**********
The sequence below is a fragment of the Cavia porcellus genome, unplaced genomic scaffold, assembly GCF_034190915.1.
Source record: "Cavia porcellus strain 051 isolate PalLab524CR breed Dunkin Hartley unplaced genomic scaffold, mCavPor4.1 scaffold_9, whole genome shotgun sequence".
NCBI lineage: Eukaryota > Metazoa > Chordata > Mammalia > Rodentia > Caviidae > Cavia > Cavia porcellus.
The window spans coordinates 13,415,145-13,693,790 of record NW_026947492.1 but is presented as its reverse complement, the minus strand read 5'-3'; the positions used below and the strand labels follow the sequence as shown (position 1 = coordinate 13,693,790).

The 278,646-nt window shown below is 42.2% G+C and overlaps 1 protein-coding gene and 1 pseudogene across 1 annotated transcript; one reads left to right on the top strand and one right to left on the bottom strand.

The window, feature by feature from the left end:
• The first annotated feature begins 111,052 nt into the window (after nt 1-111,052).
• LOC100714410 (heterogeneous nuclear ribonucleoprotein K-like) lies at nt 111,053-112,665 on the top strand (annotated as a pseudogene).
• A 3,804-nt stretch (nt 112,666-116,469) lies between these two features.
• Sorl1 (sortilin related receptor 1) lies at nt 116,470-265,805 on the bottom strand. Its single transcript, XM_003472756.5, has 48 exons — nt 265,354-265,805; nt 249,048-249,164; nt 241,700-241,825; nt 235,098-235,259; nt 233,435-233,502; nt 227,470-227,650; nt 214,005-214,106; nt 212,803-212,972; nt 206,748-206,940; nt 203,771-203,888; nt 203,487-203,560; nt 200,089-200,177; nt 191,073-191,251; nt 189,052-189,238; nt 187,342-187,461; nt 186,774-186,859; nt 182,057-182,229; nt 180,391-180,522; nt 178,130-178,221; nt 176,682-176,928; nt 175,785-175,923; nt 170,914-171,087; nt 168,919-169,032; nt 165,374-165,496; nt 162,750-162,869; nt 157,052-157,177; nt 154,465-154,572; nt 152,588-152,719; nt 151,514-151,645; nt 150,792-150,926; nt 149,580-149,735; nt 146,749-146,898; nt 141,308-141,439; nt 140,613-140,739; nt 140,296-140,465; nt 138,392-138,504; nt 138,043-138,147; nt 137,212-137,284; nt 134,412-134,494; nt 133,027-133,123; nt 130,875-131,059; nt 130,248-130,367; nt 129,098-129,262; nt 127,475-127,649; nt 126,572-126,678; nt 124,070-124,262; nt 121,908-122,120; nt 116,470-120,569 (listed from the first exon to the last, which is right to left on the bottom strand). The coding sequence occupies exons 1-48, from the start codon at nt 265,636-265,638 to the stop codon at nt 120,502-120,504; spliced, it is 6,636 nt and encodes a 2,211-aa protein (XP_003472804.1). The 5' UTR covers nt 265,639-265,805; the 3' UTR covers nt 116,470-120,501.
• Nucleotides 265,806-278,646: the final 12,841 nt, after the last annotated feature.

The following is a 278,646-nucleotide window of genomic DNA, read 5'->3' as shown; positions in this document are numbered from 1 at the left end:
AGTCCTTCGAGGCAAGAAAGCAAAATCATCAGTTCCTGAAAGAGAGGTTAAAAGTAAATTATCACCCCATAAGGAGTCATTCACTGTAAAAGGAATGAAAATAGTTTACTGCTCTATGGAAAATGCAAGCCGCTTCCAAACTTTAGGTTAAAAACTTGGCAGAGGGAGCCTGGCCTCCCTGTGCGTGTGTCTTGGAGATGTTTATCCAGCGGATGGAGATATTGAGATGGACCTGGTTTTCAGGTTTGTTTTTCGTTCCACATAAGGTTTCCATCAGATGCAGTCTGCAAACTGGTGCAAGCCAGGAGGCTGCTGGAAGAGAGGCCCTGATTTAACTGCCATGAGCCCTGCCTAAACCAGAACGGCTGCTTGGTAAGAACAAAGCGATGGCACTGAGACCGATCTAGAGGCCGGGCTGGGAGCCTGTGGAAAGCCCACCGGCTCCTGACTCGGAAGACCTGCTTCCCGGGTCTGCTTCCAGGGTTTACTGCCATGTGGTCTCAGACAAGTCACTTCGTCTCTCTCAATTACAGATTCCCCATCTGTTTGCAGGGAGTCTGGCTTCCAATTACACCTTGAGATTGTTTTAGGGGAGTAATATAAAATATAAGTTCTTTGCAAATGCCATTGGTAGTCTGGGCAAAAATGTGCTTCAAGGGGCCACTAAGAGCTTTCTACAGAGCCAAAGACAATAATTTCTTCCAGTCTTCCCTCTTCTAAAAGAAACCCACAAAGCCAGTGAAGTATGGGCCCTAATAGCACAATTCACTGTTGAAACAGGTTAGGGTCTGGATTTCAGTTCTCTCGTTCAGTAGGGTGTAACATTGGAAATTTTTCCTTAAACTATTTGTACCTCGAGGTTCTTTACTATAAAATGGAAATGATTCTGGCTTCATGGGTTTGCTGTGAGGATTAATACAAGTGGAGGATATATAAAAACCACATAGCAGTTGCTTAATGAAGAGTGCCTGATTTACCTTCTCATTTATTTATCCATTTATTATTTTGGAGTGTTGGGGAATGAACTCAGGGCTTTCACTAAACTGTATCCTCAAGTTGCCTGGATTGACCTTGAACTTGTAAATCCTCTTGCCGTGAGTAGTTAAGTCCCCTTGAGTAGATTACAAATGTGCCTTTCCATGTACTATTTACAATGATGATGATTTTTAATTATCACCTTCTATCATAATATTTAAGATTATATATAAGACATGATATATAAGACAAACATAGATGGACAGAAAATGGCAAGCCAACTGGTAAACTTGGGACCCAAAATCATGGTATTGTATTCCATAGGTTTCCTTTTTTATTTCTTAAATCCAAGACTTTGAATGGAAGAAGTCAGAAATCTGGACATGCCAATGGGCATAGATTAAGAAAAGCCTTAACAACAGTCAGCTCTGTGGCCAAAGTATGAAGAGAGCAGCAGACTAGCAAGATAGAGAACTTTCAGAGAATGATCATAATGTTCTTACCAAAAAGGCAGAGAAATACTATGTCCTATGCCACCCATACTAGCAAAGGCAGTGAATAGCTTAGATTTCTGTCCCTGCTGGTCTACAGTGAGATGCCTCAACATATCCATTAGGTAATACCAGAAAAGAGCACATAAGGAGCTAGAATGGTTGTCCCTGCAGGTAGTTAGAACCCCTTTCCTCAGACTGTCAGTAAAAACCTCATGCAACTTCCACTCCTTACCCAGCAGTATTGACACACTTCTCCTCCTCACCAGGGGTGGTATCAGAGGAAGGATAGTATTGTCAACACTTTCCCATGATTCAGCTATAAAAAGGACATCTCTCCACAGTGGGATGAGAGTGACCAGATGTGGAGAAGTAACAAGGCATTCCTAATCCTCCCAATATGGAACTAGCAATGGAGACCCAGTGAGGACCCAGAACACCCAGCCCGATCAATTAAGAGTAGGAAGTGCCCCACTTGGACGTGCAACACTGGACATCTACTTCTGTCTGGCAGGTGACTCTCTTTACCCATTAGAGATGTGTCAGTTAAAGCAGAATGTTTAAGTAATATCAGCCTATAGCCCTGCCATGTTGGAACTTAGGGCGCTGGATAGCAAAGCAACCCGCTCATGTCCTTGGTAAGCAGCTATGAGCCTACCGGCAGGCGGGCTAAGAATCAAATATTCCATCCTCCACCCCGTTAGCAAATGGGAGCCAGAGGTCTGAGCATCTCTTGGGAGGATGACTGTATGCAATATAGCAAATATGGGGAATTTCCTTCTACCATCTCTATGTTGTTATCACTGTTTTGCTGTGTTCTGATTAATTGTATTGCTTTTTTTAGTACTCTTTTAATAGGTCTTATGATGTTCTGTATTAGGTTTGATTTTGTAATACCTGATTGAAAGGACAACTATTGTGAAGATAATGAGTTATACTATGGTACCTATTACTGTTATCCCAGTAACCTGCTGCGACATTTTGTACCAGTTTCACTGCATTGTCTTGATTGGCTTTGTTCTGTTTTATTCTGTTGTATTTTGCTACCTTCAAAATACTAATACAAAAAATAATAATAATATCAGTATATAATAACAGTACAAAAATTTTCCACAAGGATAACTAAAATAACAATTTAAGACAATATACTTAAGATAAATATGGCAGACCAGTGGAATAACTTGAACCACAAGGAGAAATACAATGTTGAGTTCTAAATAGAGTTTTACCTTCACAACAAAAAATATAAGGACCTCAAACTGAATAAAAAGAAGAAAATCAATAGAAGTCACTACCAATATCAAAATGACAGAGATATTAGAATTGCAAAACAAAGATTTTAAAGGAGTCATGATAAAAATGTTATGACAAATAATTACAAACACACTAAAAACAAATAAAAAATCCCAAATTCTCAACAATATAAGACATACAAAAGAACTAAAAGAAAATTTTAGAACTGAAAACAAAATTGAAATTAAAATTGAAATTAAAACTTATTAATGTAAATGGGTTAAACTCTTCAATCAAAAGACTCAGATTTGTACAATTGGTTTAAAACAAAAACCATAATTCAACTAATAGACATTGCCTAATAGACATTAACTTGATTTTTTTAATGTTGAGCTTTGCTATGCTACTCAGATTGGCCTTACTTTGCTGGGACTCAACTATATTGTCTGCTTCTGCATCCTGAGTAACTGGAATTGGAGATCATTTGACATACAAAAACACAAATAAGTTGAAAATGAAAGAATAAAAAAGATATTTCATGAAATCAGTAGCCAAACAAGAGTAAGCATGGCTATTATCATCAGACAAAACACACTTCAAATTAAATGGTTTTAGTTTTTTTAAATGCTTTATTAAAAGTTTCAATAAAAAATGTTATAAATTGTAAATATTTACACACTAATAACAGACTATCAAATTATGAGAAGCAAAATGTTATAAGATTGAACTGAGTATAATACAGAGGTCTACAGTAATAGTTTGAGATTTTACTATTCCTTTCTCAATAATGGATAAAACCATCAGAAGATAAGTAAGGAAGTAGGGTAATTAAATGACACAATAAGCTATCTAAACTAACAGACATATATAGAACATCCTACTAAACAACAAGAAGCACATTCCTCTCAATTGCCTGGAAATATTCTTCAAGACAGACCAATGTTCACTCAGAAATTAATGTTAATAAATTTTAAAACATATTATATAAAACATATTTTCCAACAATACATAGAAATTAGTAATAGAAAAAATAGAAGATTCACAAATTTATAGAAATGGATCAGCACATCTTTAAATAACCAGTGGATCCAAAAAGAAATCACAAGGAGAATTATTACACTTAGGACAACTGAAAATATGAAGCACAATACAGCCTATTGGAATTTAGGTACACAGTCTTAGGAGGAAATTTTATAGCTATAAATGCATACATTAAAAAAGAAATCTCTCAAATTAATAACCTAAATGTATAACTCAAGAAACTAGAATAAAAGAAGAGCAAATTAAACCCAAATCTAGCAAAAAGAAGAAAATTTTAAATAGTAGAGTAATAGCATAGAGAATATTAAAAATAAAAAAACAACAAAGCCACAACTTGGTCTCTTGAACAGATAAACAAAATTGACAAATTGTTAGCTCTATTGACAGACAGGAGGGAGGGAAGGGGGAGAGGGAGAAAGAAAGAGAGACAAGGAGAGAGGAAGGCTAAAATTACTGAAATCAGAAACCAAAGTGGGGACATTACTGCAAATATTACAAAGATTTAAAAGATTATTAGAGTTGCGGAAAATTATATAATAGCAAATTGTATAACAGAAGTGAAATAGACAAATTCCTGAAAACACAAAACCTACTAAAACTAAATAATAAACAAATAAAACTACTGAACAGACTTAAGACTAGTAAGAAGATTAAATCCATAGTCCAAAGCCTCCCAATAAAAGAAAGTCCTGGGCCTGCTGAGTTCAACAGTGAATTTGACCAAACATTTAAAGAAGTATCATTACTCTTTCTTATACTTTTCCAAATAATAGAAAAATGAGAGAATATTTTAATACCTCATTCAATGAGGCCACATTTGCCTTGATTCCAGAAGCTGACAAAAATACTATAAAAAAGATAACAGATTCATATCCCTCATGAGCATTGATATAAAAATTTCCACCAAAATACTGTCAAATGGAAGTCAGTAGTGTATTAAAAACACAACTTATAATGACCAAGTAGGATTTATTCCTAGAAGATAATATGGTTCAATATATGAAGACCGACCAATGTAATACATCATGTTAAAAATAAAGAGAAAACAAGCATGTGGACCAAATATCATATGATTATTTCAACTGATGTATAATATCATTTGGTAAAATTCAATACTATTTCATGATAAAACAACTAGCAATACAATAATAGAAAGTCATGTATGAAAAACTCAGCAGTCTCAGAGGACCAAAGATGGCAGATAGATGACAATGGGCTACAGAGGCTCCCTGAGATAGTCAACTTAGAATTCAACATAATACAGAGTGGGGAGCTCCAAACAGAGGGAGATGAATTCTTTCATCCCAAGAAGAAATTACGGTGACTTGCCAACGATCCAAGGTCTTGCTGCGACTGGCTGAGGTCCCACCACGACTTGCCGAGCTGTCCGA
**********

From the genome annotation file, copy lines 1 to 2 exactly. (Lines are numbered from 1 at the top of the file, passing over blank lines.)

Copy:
The sequence below is a fragment of the Cavia porcellus genome, unplaced genomic scaffold, assembly GCF_034190915.1.
Source record: "Cavia porcellus strain 051 isolate PalLab524CR breed Dunkin Hartley unplaced genomic scaffold, mCavPor4.1 scaffold_9, whole genome shotgun sequence".